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19,000 'Toxic' Charm Bracelets Made in China Recalled

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Federal regulators are expanding their investigation into children's jewelry that contains the toxic metal cadmium, promising that a recall announced Monday of "Best Friends" charm bracelets will not be the last.

"More recalls are in the works," U.S. Consumer Product Safety Commission spokesman Scott Wolfson said.

Those recalls would be the result of voluntary testing by companies, some of which have found troubling levels of cadmium and then reported those results to the agency, Wolfson said. He would not say how many products are under scrutiny.

In addition, in recent weeks agency inspectors working at 10 of the nation's largest ports have screened imports of jewelry for cadmium. In one instance, a shipment of Chinese jewelry was turned away.

Word of expanded federal efforts came as the consumer safety agency announced the voluntary recall of about 19,000 "Best Friends" charm bracelet sets made in China and sold exclusively at the jewelry and accessories store Claire's, which has more than 3,000 outlets in North America and Europe.

"Cadmium is toxic if ingested by children and can cause adverse health effects," the agency said in its recall announcement. Medical research shows that cadmium in high levels is a known carcinogen and can harm kidneys and bones.

Agency scientists confirmed independent test results that were first reported in an Associated Press investigation in January, which showed high levels of cadmium in the "Best Friends" bracelet.

The recall pertains only to items previously sold at Claire's; several days after AP's initial investigation became public, the chain said it would immediately stop selling them.

While the CPSC did not release its results, testing done for the AP revealed that bracelets sold at Claire's contained up to 91 percent cadmium by weight, and shed alarming amounts during a test that examined how much cadmium children might be exposed to if they accidentally swallow one of the charms.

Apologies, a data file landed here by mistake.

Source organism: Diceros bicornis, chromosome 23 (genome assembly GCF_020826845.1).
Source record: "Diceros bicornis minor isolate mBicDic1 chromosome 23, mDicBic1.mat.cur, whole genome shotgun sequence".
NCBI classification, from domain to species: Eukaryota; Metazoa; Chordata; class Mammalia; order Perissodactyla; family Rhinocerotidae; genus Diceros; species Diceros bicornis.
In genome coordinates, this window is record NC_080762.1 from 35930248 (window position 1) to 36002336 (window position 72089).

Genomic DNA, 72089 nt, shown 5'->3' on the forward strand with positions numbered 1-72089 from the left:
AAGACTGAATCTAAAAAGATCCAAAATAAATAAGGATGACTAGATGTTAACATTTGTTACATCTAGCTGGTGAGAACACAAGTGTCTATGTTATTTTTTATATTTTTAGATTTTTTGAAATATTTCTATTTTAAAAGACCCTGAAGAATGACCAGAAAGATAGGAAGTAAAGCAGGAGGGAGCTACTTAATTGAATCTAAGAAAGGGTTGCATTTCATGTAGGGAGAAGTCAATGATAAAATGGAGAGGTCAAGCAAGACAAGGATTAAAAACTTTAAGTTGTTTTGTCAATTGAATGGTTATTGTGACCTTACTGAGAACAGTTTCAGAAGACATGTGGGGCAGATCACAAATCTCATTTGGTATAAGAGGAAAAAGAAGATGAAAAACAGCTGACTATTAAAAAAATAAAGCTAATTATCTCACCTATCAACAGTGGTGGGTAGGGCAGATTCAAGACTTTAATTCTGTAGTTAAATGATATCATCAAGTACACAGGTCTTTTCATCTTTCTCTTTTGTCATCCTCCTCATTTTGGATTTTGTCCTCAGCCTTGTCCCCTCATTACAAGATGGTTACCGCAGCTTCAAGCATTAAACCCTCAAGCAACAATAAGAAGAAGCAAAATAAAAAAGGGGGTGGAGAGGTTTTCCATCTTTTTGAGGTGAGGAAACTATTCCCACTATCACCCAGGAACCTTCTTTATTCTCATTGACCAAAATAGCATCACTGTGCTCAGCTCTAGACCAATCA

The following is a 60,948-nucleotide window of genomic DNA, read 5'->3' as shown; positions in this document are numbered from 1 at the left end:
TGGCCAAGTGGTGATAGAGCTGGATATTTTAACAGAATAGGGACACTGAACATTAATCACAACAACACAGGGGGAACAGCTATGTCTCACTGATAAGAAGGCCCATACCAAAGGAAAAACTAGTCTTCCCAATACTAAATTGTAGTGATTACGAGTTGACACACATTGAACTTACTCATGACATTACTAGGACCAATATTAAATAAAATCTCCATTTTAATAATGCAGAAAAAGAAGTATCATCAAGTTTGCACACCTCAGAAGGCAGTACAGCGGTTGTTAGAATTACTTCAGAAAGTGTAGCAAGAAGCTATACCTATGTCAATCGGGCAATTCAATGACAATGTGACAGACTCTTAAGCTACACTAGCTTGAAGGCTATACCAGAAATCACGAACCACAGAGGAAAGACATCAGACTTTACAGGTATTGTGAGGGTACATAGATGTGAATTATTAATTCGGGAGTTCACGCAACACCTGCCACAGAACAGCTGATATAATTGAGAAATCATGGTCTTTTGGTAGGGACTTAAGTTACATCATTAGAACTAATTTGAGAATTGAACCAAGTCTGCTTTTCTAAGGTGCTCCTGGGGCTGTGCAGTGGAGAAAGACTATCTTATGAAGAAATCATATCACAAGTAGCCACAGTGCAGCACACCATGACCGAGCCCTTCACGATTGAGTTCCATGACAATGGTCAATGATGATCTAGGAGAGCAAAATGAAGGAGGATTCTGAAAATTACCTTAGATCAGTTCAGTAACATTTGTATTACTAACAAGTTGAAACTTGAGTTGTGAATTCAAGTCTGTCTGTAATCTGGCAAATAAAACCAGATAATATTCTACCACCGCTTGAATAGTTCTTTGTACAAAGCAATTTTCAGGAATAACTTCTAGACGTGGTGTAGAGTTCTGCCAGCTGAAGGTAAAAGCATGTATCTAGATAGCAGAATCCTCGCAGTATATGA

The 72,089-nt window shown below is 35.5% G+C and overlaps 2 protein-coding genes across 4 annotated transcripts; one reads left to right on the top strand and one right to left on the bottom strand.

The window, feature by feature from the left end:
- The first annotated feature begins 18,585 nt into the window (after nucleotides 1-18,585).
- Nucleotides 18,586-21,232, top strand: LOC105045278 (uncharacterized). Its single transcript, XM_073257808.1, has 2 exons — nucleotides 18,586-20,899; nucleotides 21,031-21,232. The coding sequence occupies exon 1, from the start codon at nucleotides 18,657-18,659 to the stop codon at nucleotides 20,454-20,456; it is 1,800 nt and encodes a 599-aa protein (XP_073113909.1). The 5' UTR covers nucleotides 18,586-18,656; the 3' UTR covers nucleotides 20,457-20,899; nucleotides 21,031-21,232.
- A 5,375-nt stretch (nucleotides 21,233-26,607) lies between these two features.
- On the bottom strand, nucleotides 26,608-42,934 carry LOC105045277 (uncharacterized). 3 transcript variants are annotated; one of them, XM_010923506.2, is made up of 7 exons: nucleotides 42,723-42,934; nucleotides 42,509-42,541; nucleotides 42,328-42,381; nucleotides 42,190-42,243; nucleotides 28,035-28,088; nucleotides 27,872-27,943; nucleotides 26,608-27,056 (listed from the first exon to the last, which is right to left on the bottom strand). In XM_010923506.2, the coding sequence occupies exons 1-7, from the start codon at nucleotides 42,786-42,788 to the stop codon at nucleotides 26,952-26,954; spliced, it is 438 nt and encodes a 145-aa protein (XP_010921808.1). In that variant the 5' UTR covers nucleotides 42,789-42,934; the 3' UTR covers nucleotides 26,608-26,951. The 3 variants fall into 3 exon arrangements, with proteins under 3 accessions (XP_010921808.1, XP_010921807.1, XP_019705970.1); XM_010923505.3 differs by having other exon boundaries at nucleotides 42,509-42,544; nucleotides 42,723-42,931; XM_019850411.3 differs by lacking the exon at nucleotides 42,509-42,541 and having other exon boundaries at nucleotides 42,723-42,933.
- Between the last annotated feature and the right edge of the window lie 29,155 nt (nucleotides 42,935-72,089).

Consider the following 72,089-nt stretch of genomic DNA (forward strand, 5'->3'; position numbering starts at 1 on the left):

Consumers should take the bracelets away from children and return them to Claire's for a replacement or refund, according to the announcement. The bracelets sold for about $12.

The CPSC identified the manufacturer as Dae Yeon Industries Corp., of China. Claire's said Monday that it has stopped further shipments from the company.

The recall was the third prompted by AP's reporting. Before this year, no consumer product in the United States had been recalled because of cadmium.

"Within weeks of these reports, Claire's Stores added procedures requiring all of its suppliers to test for cadmium in children's jewelry," the company said in a statement. "Claire's Stores has taken significant steps to ensure that its products meet or exceed all existing safety standards and has responded swiftly and decisively to address the potential risk of cadmium in children's jewelry."

The reference to existing safety standards reflects the fact that, unlike with lead, federal law sets no specific levels for how much cadmium is permissible in children's jewelry. Federal regulators are operating under generic powers they have to remove hazardous items from commerce, and Claire's urged the agency to set clearer standards.

In the meantime, states from California to Connecticut have started to act.

Last week in Illinois, for instance, the Legislature passed a bill to limit cadmium in children's jewelry that roughly follows a regulatory approach now used for cadmium in toys. That bill is on its way to the governor's desk.

Representatives of jewelry importers and manufacturers have rejected the idea that children's metal jewelry is unsafe.

Michael Gale, executive director of the Fashion Jewelry and Accessories Trade Association, has told several state legislatures that are considering strict limits on cadmium in jewelry that if those laws pass, it might be impossible to put any children's jewelry on stores shelves where those laws apply. In an interview Monday, he endorsed the approach that Illinois took.

At the nation's ports, federal product safety screeners are now using special guns that shoot X-rays into jewelry to estimate how much cadmium each item might contain. Samples of items with high initial results — dozens so far — have been sent to the CPSC's headquarters for detailed lab testing.

In one instance, a shipment of Chinese jewelry shed high levels of cadmium when put through the test that mimics how much would enter the body if accidentally swallowed, agency spokesman Wolfson said. That shipment was then "re-exported" — which under U.S. law doesn't mean it had to be sent back to China.